Allison Frisch
Assistant Professor, Journalism @Ithaca College 

Allison Frisch is Assistant Professor of Journalism and Documentary Studies at Ithaca College. Frisch is an award-winning journalist who worked for two decades in the New York Finger Lakes region o and in York, Pennsylvania. She worked as a multimedia journalist and managing, regional, and executive editor. She has been honored for feature writing, investigative reporting, and digital innovation. Her experience includes enterprising, reporting, writing and editing community public health coverage. She teaches journalism history, focusing on local pandemic coverage; documentary industries; documentary immersion; and journalism innovation. Her research focuses on local media models and sustainability, 19th- and 20th- century periodical culture, and cinematic video journalism. 

FLEFF and Cinemapolis present EPICENTRO with Talk Back on Thursday Sept. 17

The Finger Lakes Environmental Film Festival (FLEFF) and Cinemapolis present EPICENTRO, the new documentary by Hubert Sauper (DARWIN’S NIGHTMARE, WE COME AS FRIENDS) that probes Cuba, imperialism, race, utopia, and cinema. 

EPICENTRO is currently playing at Cinemapolis Virtual Cinema. 

Dr. Enrique Gonzalez-Conty from Ithaca College and Dr. Cecelia Lawless from Cornell University will facilitate the talk back on the film on Thursday September 17 from 6 p.m. -7:15 p.m. 

You can see the film anytime prior to Sept 17 for a nominal charge  and also register here for the Talk Back: https://cinemapolis.org/film/epicentro/ 

EPICENTRO is an immersive and metaphorical portrait of post-colonial, “utopian” Cuba, where the 1898 explosion of the USS Maine still resonates.  

This Big Bang ended Spanish colonial dominance in the Americas and ushered in the era of the American Empire.  At the same time and place, a powerful tool of conquest was born: cinema as propaganda.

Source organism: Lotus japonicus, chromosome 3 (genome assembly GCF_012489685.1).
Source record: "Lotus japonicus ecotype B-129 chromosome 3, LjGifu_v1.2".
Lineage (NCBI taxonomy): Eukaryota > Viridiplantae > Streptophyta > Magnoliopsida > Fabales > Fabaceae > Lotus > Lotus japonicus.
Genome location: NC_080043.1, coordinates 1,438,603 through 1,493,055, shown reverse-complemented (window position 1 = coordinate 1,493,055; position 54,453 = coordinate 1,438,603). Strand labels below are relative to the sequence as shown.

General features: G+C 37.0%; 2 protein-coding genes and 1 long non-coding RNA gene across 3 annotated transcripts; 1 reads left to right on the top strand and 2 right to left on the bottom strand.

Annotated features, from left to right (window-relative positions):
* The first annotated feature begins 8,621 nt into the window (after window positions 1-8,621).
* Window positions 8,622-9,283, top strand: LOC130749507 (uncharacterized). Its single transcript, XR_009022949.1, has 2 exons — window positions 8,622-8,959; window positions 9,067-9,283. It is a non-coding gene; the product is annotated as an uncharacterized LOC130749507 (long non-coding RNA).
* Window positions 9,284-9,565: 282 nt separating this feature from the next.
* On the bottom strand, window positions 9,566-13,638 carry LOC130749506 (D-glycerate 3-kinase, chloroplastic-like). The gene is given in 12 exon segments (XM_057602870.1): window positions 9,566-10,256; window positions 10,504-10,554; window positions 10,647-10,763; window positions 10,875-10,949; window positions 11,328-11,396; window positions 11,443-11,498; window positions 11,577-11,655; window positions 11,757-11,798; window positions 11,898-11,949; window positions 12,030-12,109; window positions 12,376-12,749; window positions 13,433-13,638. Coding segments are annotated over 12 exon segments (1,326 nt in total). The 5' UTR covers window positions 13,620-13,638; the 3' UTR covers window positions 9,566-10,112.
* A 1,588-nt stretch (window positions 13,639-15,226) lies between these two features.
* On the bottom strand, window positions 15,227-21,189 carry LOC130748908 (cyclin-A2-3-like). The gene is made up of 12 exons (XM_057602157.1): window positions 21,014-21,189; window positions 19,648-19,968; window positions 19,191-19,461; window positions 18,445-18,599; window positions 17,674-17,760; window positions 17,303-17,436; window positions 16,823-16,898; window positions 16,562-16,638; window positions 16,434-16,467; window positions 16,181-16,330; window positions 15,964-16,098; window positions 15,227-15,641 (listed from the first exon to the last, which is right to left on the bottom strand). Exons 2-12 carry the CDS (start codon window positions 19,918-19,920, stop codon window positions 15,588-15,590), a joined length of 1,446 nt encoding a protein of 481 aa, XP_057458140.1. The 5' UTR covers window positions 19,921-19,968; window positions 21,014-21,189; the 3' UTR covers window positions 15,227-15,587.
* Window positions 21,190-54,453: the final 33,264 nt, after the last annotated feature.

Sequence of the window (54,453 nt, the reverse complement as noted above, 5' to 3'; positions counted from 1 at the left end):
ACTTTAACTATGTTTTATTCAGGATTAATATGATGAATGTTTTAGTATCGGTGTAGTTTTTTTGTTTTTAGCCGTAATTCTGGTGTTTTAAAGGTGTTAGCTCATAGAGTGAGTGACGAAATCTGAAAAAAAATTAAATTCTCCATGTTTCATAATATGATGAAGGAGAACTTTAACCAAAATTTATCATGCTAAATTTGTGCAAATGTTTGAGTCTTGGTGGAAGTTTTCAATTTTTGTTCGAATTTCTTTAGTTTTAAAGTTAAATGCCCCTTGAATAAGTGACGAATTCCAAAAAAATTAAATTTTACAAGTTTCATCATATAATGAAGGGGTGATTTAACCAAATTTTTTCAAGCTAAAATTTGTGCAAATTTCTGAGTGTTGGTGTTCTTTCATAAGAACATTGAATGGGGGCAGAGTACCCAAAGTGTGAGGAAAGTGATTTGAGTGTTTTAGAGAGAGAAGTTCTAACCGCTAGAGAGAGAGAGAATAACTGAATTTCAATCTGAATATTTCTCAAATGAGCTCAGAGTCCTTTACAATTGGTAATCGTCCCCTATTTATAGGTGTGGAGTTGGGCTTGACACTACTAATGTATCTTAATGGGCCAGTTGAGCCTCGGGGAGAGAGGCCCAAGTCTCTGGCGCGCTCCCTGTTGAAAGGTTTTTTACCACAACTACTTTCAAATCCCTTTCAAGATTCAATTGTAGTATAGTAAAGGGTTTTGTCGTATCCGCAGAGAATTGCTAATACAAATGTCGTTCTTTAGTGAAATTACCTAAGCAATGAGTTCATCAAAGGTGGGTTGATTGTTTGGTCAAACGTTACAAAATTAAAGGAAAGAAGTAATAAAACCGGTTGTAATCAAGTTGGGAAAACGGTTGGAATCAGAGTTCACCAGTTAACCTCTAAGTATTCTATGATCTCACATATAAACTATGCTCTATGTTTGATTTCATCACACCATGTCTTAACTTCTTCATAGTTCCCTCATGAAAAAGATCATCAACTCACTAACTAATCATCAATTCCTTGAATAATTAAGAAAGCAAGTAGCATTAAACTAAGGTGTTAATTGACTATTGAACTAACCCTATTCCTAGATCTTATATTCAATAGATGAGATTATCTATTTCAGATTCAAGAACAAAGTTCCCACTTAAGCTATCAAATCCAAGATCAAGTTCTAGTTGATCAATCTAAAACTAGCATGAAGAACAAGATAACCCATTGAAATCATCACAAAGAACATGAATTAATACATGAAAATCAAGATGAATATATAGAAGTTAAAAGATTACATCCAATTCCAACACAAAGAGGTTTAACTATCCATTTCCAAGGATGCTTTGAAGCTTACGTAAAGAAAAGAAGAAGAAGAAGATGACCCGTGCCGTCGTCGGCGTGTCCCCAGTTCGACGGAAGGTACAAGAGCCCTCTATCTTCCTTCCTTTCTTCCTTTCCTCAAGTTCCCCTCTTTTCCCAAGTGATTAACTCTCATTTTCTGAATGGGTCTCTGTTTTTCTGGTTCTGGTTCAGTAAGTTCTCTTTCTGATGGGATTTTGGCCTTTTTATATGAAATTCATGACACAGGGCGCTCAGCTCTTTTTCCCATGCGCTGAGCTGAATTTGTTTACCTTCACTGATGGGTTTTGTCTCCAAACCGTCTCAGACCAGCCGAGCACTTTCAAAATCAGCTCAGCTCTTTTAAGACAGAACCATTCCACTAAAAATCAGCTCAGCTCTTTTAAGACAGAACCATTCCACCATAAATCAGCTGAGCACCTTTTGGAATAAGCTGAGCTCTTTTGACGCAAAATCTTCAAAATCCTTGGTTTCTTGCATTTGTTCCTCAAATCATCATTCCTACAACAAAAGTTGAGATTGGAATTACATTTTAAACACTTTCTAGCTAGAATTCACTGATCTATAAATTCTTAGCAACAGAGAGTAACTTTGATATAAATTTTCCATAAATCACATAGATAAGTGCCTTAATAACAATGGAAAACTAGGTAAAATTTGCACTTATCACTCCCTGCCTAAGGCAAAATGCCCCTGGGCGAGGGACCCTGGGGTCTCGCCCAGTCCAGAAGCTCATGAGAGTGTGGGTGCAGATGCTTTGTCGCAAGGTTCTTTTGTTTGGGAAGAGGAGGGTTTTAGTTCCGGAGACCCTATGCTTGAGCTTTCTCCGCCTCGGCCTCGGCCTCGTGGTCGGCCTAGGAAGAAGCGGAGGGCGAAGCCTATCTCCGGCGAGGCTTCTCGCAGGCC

In his latest film, Hubert Sauper explores a century of interventionism and myth-making together with the extraordinary people of Havana — who he calls “young prophets” — to interrogate time, imperialism and cinema itself. 

Dr. Enrique González-Conty is Assistant Professor of Spanish and Co-coordinator of the Latin American Studies program at Ithaca College. His research focuses on Caribbean Literature and Film, literary history, theories of the archive, and the New Latin American cinema. He is currently working on his book manuscript titled Archiving the Revolution: Claiming History in Cuban Literature and Film that examines the role of literature and film in the construction of the Cuban Revolutionary Filmic Archive. 

Dr. Cecelia Lawless has a background in film studies and architecture and teaches in the Spanish section of Romance Studies at Cornell University. She has twice received a Fulbright grant to Merida, Venezuela, where she taught courses in urban studies and film at la Universidad de los Andes and conducted research on Latin American documentaries that focus on urban sites. She has published Making Home in Havana (Rutgers, 2002), as well as a number of articles on film and on architectural concepts in literature. She has a research interest in Cuban film and literature.